direct. And our team was very supportive of the entire process.
you can tell us about audience and critical reception of Breakdown?
is a passion project and once it gets out there you always
wonder if the audience will agree with your choices to make a slowburn
style film and be entertained or not. So far audiences have been very
receptive to the hard work we put into the film, which is amazing.
future projects you'd like to share?
Oh yes there is amazing stuff
right around the corner. Bearry, a romcom/slasher film, I star
alongside Sarah French, Felissa Rose [Felissa
Rose interview - click here] and Vernon Wells [Vernon
Wells interview - click here], I produced this
with director/producer Alex T. Hwang, due to be released early 2021. I
star in Shelter an action/thriller that stars Jessica Cameron [Jessica
Cameron interview - click here],
Thomas Haley (me) and Michael Keeney. The film is written and directed by
Alex T. Hwang and is set for a 1st quarter 2021 release. I direct and produce a werewolf creature feature
Desert Moon that stars
Sarah French, Jennifer Nangle [Jennifer
Nangle interview - click here], Thomas Hakey (me) alongside Richard
Grieco. Desert Moon is in post production right now looking towards 2nd or
3rd quarter release.
What got you into
the filmworld in the first place, and did you recieve any formal training
on the subject?
I have always
loved film and stage productions. Back in grade school I had roles in a
few musicals as I was in choir, but really wanted to act and loved to
perform. I have been set safety for environmental for 25 years so in 2006
when I was asked to be on camera in a TLC project to play an
environmental expert, I jumped at the chance. That was all it took, of
course being on camera was harder than it looked, so after I was done
filming that television show I looked for and enrolled in several acting
classes. Once on some of my acting projects I discovered that I had
stories I wanted to tell, so I attended workshops and seminars and
started creating short films to learn the process. It has been a very
fulfilling process, not always easy but always worth the effort.
When it comes to filmmaking, you've worn
many hats on both sides of the camera - why is that, and what are some of
the jobs you enjoy the most, which could you do without?
passion is acting, I love it! But in the indie film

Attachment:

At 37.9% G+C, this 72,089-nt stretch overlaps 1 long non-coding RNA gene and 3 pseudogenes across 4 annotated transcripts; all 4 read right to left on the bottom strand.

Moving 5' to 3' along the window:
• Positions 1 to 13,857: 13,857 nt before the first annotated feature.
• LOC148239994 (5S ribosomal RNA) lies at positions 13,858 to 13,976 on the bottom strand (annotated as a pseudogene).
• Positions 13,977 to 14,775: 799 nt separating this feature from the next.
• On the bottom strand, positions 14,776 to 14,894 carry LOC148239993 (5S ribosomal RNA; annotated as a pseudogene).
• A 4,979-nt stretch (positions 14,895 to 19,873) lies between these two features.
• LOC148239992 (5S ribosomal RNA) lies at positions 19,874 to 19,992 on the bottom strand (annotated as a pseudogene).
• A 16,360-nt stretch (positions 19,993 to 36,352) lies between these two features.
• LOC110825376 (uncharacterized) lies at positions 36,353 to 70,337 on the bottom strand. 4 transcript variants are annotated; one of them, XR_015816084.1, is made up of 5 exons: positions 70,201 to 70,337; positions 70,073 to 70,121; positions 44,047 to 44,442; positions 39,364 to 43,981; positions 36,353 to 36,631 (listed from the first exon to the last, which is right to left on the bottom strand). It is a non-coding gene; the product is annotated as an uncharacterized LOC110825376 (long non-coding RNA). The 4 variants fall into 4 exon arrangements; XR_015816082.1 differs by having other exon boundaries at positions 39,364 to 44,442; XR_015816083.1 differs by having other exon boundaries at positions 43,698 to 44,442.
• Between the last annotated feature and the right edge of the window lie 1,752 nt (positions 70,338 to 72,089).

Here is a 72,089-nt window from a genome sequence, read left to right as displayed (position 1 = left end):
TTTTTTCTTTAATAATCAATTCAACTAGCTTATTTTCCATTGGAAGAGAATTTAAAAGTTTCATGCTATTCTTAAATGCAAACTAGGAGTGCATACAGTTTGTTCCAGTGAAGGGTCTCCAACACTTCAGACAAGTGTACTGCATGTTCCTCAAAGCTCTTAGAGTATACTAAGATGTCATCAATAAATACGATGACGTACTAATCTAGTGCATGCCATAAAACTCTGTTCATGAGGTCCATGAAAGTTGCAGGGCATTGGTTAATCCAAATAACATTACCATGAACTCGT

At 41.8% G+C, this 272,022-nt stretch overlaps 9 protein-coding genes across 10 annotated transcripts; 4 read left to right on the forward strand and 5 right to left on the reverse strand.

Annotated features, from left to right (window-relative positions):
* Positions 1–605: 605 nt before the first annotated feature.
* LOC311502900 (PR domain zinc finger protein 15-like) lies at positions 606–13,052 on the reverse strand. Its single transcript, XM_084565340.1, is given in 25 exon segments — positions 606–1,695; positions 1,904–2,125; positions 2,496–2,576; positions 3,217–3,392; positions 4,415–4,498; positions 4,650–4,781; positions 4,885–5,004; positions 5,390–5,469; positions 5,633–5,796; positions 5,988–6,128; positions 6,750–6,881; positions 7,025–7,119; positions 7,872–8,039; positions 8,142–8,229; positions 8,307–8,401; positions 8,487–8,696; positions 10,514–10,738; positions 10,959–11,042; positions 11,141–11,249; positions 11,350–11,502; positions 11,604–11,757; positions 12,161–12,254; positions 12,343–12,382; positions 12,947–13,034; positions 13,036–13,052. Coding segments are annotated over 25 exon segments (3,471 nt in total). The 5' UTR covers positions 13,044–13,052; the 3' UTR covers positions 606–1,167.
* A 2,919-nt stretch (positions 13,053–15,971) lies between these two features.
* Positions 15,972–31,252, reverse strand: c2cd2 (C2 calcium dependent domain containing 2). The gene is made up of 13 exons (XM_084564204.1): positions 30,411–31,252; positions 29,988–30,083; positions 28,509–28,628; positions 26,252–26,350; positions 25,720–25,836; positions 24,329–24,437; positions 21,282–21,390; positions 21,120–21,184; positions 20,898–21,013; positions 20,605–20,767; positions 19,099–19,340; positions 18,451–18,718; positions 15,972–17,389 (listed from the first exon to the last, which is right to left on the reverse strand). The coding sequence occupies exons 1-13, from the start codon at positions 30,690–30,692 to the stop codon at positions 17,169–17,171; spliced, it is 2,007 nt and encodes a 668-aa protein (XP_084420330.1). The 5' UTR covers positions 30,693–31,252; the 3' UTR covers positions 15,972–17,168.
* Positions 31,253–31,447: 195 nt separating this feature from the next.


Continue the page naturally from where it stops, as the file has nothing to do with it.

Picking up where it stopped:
community you must wear a lot of hats on every project. Sometimes you are
hired to act as a character and in the rehearsal production says they are
short a position and you fill that position. Other times you get hired
just to work as a different position all together but because you like the
filmmaker you help out. Either way all of the positions you must do the
best you can for the benefit of the project. I enjoy directing and producing, the least…
editing only because it takes so much time.
can you tell us about your filmwork prior to Breakdown,
in whatever position?
My favorite actually is my film Thirteen, A horror
film based on a nightmare I had one night. The film was the first film
where me and Dan Jagels worked together and boy was it a thrill ride. I
learned so much on this project. We took a lot of time, worked many hours,
lots of notes on revisions and score and the whole process. We set out to
get this film screened at Screamfest and we succeeded. This film was also
selected by Wes Craven to compete with 5 films for the inaugural Craven Award in 2014. That’s was such an honor.
Filmmakers, actors, whoever else
who inspire you?
I love watching Leonardo
DiCaprio, Brad Pitt, Ryan Reynolds, Harrison Ford, Dwayne Johnson, Danny
Trejo, Dick Van Dyke, John Wayne [John
Wayne in the 1930s - click here], Sean Connery and Al Pacino. And
everything Robert Rodriguez and Steven C. Miller have directed are always
Your favourite movies?
That's always a tough one because
all kinds of films and narrowing it down to a few isn’t easy, the list
and of course, films you really deplore?
Feeling lucky ?
any of my partnershops yourself
for more, better results ?
The links below
will take you
I can see
something worth watching most films for. Once in a while it’s like
“What did I just watch” but it goes on my what never to do list in a
movie's website, social media, whatever else?
else you're dying to mention and I have merely forgotten to ask?
I love chocolate!
for the interview!